At the same time, some benefit to our organizations relate to goal-setting. It is one way people notice when there’s a better way to complete a process; they consider (and sometimes choose) to improve that process. It is one way people widen the breadth of their thinking and base decisions on more information. (They avoid “rearranging the deck chairs on the Titanic”, or what some mathematicians call “suboptimization” or “local optimization”.) Goal-setting is one way to introduce a feedback loop into our decision processes. And each point this paragraph makes about people applies also to our organizations.

Is Bo Pelini competitive? It’s just my opinion, but I’ll say the veins sticking out on his neck after something doesn’t go Nebraska’s way is powerful evidence! I’ll say … he’s competitive.

I conclude Bo Pelini is teaching Nebraska football players to compete against an idea: the “perfect” game in which each player executes every plan as assigned and adapts as intended. Because Bo establishes that emphasis, players at each playing position focus on each other as teammates rather than as competitors; they work hard to develop the skills they contribute to the team. The players learn to think simultaneously at a position level (“Who am I supposed to block this play?”) and at a team level (“This play is supposed to achieve [I don’t know–a running back running the ball through a particular gap; whatever]; if the player I’m to block is out of the play for any reason, I’ll find another way to contribute to the larger goal.”)

I suspect Bo chooses this coaching mindset in part because it helps his players focus on cooperation with teammates and skills they contribute to the team. He believes teams work better when team members cooperate.

I suspect Bo feels the team is stronger if all players focus on doing all they can to help the team win. And avoid focus on comparing themselves to teammates. He seems to want them to feel that if they focus on being the best player they can be, the playing time will take care of itself.

I see parallels for those of us serving less visible teams than Nebraska football. My examples come, of course, from software engineering projects.

  • A clear and accepted team goal (say, completing the software tool a customer needs to implement their planned new business process) is valuable in helping team members make supporting decisions and independently adapt to unexpected conditions. It encourages initiative and free thinking. (Some in the U.S. military use the terms “Command Intent” or “Commander’s Intent“.)
  • Teamwork may be achievable, but it is more difficult if a team “knows” that two teammates want a promotion (or raise, bonus, or recognition award) only one can get. Maybe those two people sabotage each other. Maybe those two people are exemplars of good behavior, but teammates suspect otherwise.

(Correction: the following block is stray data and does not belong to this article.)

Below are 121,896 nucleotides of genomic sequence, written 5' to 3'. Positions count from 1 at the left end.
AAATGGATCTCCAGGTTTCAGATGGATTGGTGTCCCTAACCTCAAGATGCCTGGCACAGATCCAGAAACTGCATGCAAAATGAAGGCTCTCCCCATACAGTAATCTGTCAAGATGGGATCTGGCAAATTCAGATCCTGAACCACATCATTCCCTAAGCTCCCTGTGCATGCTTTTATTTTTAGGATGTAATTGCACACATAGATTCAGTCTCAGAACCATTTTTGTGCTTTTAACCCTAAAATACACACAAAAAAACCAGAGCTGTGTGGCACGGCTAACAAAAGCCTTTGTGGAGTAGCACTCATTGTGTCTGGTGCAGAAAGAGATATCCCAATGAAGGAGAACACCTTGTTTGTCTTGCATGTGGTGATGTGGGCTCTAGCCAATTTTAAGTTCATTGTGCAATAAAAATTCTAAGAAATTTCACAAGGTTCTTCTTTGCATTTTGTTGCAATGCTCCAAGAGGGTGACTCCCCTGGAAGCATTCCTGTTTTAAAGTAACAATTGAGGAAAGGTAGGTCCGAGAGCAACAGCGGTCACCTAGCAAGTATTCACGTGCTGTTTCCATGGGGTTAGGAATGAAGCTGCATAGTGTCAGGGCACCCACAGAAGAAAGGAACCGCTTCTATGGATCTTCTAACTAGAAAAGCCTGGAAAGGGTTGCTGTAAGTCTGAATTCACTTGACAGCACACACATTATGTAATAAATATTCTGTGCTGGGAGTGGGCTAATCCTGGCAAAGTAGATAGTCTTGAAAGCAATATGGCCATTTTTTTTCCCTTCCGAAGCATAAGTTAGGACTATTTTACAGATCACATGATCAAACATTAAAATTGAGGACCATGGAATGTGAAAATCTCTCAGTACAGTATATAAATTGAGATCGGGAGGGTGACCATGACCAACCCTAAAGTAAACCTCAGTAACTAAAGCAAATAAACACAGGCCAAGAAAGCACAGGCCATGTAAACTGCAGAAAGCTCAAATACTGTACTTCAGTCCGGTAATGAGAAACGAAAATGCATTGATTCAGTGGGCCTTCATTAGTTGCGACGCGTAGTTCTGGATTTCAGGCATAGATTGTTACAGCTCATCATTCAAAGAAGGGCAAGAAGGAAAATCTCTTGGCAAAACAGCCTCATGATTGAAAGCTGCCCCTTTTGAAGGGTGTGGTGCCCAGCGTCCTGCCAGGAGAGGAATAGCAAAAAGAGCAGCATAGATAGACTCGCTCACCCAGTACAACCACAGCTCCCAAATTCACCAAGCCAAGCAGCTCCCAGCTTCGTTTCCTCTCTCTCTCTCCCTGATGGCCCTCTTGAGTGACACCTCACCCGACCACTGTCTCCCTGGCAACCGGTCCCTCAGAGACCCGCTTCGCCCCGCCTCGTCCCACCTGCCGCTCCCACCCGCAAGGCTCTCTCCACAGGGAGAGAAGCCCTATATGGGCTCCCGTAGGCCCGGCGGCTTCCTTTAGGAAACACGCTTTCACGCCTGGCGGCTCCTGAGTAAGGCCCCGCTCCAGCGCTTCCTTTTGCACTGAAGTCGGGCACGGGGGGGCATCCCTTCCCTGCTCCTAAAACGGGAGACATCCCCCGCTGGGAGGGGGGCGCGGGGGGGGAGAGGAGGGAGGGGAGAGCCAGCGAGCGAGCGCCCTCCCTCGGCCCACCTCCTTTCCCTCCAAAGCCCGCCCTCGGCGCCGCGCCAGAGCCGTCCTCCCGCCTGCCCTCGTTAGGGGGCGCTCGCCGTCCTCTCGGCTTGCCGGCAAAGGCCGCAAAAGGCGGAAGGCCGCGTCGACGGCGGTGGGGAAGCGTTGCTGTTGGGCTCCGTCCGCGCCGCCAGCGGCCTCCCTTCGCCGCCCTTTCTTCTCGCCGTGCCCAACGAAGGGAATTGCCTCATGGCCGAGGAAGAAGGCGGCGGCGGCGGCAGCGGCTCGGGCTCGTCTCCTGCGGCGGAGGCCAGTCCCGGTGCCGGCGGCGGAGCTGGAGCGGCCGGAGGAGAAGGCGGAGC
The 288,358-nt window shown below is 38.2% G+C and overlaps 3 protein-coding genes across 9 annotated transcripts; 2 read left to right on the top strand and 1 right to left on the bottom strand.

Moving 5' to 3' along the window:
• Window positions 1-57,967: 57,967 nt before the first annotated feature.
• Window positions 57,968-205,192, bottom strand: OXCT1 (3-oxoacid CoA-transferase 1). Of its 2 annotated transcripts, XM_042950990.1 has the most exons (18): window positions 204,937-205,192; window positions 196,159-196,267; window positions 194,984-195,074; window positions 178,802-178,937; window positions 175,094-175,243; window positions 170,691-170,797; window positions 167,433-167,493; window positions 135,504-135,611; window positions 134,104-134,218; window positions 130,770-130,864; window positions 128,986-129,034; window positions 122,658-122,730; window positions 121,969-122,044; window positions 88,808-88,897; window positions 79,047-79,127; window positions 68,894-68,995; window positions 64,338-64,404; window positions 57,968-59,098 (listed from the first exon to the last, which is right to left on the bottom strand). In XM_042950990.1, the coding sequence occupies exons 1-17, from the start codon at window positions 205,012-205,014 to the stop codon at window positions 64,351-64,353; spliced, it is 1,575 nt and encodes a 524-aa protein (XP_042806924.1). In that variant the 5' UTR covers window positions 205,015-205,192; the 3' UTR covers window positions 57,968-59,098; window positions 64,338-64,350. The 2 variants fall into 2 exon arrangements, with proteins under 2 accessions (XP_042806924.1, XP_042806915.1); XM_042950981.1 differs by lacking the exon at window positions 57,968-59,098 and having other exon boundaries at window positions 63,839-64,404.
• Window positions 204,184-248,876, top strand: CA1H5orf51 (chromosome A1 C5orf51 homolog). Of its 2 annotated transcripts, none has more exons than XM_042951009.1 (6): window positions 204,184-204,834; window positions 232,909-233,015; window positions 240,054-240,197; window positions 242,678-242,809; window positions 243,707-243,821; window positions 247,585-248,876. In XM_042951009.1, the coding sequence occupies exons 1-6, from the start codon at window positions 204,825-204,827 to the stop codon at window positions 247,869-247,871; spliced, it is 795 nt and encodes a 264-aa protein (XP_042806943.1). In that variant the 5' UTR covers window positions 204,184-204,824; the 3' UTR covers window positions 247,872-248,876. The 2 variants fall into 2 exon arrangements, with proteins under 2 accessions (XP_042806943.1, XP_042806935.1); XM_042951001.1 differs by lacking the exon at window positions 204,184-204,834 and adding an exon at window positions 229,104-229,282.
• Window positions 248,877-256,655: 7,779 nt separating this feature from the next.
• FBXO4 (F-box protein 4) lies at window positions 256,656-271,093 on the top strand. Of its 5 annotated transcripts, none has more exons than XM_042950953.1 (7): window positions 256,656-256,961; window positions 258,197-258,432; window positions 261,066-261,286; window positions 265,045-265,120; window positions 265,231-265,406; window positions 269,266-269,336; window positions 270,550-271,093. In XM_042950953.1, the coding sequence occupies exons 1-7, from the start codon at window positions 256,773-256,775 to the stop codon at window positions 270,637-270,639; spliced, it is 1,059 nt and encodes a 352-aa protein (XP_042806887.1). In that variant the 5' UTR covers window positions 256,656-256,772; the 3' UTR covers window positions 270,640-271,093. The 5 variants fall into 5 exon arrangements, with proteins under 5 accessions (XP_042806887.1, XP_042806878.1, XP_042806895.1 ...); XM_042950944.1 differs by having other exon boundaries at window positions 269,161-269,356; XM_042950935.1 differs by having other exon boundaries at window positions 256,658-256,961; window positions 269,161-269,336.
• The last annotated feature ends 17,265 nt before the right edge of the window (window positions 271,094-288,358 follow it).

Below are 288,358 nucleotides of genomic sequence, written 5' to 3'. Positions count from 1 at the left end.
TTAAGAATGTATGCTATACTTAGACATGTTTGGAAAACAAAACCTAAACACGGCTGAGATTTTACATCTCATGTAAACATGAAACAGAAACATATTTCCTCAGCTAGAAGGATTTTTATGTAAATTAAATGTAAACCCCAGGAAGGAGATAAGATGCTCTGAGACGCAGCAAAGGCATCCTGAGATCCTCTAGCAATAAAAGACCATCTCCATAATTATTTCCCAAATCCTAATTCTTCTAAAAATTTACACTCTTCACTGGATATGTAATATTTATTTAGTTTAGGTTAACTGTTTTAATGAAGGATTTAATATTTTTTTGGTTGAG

NCAA Division I athletics (and software engineering projects) are tough enough without optional obstacles! I like Bo’s coaching mindset.

Hmmm … college athletics are supposed to be education, right?! Maybe they’re working beyond the teams! Thanks, Bo!

Example post from a user

This is an example post from a user. Garry Flemings wrote it with the account on this blog on which I have fewest permissions. When I used the WordPress “Submit for Review” button, WordPress put the post in line for moderation. When I signed into the blog with an account with more permissions, I got a “Publish” button. That button made this post available to the community. Very easy … WordPress has nice capabilities here …

One lesson learned: Use that “Save Draft” button periodically, or … well … ya know …

We learn from experience …

I have strong thanks for my many valued friends!

I’m Garry Flemings. I have a short bio at Garry Flemings bio. And at Garry Flemings on LinkedIn. (blush) Enough about me. Let’s get to information you can use!

We learn from experience. If I can write here about an experience and you can learn from it, we’re both better! If you care to comment about it, we’re both even better! I hope to learn much every day.

I spent Monday with a lot of my friends; the event was ProDev. That’s the annual Professional Development Day for the Heartland Chapter (Omaha) of the Project Management Institute. I wish I had started this blog earlier so I could have encouraged you to attend. (I certainly would have; I’ve attended every year for many years.) Look for it next year at the Chapter web site. Congratulations to those who put together this year’s event!

It was a great day. Dr. Tom Osborne started our day. (Former Nebraska Head Football Coach; former U.S. Representative for Nebraska; Nebraska Athletic Director. It seems he just can’t help but have a high profile in a state where nothing seems to unite us as much as our support of football at University of Nebraska at Lincoln!) I can’t do him justice, so I’ll just say: He’s much more than a winning football coach! He inspires. He demonstrates balance and encourages us to find our own balances.

Some friends at ProDev motivated me to (finally!) start this blog. It’s been one of the those things on the to-do list …; now it’s not. Thanks especially to Mike Bitter of Affordable Social Media, Inc. for pointing the way and making the case for action. (Again: Well done, Mike!)

Thanks for reading this first post. If you’re already among my friends: Thanks again for all your impact on me. If you’re joining that list: Welcome.

I hope the series proves to be worth your periodic return! And I hope a posting here proves worth your comment!